Learning to Accept My Body

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by Brandy Moody |

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Have you ever wanted to just tear all the fat off your body? Have you grown tired of the weight it bears on your self-esteem, and how every day it becomes harder to lift a foot and plant it in front of the other? What about being so frustrated from looking in the mirror that you start fantasizing violent ways of getting the fat off of your bones? Burning it. Freezing it. Scraping it. Cutting it. Peeling it.

You’re so tired of not looking or feeling like yourself. You avoid familiar places and hide in seclusion because the fear of running into familiar faces with a disgusted look scares you more than public speaking.

Well, me, too. Because of this I cultivated an unhealthy relationship with food, eating a can of green beans and calling it a meal. I got a job at my local gym, signed up for fitness classes in college, took ashwagandha in attempts to lower my stress levels.

People will tell you, “It’ll melt right off if you just work out,” but what they don’t know is, no amount of determination or self-discipline will cure hirsutism, joint pain, anxiety attacks, high blood pressure, balding, striae, or the anger that boils in our blood due to high levels of cortisol.

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It’s ironic, isn’t it? Being betrayed by our own bodies. This irony is beauty in disguise, because guess what? Our bodies are fighting for us. They gave us another chance to fight for our health when we woke up this morning. We may carry weight both physical and emotional, but we carry it moving forward so that one day others with our disease won’t have to fight as hard to get diagnosed and treated.

Living every day with a disease that dramatically alters your appearance allowed me time to focus on who I am on the inside. It forced me to self-assess and dig deep into parts of my spirit that I didn’t know existed.

I had always been a relaxed, bubbly, happy person, but as I became more ill, the more emotional I was, the more negative I was. I would cry about almost every situation I was in. I saw no sign of hope, and I fell into a vicious cycle of depression.

I was trying so hard to suppress these feelings, but it turned out that all of them brought past traumas to light. Without my emotional instability, I may not have brought any attention to these past issues that I shoved down to a place I never planned to revisit.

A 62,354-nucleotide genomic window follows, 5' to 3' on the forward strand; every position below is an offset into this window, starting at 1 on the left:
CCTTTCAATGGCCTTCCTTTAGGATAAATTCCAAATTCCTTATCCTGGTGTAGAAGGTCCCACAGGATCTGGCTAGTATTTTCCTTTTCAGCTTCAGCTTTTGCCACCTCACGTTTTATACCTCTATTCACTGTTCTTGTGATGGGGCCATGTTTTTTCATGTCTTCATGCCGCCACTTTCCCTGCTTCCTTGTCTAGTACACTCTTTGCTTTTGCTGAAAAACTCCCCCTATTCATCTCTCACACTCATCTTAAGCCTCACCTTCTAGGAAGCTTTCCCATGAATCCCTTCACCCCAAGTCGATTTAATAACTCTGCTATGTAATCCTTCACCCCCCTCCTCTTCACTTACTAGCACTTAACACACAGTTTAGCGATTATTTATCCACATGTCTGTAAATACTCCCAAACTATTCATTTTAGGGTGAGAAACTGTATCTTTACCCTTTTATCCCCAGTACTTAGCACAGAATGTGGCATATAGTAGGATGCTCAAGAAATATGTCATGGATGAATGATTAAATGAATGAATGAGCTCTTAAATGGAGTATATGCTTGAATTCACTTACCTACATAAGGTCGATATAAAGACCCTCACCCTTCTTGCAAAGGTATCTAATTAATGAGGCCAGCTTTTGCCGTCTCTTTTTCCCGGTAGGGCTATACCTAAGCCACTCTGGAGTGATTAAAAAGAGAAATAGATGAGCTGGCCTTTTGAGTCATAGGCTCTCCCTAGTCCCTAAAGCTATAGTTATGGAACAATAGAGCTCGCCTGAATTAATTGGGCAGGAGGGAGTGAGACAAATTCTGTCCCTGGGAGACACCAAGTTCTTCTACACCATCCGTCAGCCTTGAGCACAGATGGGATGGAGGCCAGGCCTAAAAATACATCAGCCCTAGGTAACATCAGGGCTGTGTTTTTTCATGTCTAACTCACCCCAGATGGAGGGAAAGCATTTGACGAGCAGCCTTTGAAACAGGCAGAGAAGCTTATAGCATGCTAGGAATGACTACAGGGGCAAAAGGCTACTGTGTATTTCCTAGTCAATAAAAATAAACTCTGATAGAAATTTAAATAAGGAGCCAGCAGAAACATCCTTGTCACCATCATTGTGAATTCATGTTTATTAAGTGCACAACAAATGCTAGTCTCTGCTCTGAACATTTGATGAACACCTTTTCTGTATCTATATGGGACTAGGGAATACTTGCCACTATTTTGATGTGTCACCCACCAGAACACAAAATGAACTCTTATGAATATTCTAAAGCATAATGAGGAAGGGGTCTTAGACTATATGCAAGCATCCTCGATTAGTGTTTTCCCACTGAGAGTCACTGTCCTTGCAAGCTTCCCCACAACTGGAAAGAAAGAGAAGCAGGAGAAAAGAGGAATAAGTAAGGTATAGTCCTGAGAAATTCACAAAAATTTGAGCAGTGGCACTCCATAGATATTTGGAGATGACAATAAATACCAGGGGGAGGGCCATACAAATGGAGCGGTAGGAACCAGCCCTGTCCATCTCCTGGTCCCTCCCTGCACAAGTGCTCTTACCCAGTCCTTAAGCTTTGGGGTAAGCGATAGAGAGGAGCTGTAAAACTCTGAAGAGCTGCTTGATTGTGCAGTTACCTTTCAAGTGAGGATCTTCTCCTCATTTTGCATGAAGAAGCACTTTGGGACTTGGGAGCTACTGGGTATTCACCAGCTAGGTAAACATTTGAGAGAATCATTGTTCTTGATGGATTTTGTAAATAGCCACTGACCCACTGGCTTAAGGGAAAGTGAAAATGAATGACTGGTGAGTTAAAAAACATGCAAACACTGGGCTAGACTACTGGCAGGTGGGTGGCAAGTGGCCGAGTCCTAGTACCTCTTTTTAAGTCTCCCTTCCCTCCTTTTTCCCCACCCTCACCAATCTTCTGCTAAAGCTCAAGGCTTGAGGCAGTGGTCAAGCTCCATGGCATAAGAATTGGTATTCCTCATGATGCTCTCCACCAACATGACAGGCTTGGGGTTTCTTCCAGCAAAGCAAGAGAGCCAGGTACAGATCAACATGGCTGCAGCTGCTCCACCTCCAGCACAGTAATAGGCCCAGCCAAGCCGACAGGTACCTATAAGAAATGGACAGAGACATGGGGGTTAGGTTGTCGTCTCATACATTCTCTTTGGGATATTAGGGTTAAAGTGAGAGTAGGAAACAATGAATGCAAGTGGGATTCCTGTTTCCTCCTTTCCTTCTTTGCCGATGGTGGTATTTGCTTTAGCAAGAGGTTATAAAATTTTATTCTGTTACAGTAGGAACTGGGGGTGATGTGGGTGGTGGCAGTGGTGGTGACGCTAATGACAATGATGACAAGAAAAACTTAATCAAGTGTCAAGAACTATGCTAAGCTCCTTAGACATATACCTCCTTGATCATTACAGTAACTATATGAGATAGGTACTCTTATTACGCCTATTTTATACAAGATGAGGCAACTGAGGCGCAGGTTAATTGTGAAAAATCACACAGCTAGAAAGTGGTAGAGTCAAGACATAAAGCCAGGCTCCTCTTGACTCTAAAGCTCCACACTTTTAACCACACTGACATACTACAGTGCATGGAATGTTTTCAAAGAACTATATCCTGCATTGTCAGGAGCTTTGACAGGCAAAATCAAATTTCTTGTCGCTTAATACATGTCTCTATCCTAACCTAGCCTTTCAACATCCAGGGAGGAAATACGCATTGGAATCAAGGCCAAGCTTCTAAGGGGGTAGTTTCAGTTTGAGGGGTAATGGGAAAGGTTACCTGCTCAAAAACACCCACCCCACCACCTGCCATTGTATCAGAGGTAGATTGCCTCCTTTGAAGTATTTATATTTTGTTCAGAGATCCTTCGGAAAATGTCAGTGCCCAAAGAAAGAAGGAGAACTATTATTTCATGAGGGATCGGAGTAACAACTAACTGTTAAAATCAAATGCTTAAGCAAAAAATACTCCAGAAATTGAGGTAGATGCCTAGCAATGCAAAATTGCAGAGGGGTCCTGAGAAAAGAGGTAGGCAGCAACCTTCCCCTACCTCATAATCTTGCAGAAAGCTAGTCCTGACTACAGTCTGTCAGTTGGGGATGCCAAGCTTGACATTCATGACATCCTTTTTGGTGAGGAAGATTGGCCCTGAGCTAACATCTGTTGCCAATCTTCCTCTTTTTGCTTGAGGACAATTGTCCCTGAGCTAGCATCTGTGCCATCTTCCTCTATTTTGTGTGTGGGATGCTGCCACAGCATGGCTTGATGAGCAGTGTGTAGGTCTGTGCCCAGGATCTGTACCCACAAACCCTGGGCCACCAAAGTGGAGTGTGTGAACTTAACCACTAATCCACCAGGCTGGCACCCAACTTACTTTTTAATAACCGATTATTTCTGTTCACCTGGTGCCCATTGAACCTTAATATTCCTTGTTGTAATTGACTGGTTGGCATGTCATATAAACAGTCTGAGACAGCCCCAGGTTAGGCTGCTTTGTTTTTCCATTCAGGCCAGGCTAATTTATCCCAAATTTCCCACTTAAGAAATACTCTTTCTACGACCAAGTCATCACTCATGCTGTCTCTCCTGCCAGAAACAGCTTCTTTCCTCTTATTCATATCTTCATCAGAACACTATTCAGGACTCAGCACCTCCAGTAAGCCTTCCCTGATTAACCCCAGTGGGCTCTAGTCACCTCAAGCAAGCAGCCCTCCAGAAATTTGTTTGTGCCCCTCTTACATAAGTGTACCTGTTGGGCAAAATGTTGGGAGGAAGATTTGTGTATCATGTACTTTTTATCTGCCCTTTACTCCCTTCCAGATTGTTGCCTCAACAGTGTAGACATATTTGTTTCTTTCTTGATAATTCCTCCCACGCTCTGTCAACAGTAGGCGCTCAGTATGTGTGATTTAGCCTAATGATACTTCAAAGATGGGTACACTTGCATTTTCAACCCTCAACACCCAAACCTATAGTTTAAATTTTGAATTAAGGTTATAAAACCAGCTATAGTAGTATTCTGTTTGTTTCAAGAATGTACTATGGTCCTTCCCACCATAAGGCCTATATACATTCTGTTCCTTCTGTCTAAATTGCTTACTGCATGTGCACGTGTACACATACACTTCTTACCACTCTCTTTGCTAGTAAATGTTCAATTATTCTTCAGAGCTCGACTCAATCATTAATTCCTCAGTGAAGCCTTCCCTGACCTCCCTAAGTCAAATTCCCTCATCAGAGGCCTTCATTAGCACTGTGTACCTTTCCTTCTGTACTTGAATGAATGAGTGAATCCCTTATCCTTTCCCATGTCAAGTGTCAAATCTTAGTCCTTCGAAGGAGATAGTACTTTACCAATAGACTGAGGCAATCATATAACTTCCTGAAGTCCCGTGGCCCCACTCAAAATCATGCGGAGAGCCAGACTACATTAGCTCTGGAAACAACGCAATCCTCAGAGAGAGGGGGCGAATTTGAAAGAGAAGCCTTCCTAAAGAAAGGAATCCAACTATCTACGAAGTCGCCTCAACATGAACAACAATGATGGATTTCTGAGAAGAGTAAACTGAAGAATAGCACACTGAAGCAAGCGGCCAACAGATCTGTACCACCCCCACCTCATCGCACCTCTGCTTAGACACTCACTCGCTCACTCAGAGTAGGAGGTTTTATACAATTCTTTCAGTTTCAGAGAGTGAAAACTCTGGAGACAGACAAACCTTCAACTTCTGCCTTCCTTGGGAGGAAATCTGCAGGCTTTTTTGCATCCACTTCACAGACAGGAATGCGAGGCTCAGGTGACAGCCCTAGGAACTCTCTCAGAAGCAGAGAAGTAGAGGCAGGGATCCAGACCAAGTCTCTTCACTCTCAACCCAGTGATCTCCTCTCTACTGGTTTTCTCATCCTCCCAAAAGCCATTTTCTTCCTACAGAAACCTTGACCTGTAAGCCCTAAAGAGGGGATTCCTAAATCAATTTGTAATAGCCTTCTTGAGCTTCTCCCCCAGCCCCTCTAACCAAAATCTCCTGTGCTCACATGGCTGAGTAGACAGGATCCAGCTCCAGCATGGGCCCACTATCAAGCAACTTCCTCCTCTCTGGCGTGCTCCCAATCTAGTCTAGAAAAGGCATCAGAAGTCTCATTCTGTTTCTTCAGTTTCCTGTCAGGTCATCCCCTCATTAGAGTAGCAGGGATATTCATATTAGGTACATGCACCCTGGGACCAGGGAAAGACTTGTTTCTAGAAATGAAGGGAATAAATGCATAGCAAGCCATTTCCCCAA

If I’m being honest, I didn’t learn to accept my Cushing’s body until I received my diagnosis. I blamed myself for how I looked, but now I know it wasn’t my fault. It. Is. Not. Your. Fault. Your weight doesn’t define you, and your symptoms don’t define you. Seek gratitude in this experience, learn all that you can about your current situation, and use it for something greater.

Our bodies are teaching us, and I’m grateful for the lessons that I’ve learned. I’ve learned more about the endocrine system, and I’ve learned to pay more attention to my body and trust what it’s communicating to me. I’ve learned to advocate not only for myself but for others, and my life now has an added purpose: to spread awareness and encourage others.


Note: Cushing’s Disease News is strictly a news and information website about the disease. It does not provide medical advice, diagnosis, or treatment. This content is not intended to be a substitute for professional medical advice, diagnosis, or treatment. Always seek the advice of your physician or other qualified health provider with any questions you may have regarding a medical condition. Never disregard professional medical advice or delay in seeking it because of something you have read on this website. The opinions expressed in this column are not those of Cushing’s Disease News or its parent company, BioNews, and are intended to spark discussion about issues pertaining to Cushing’s.

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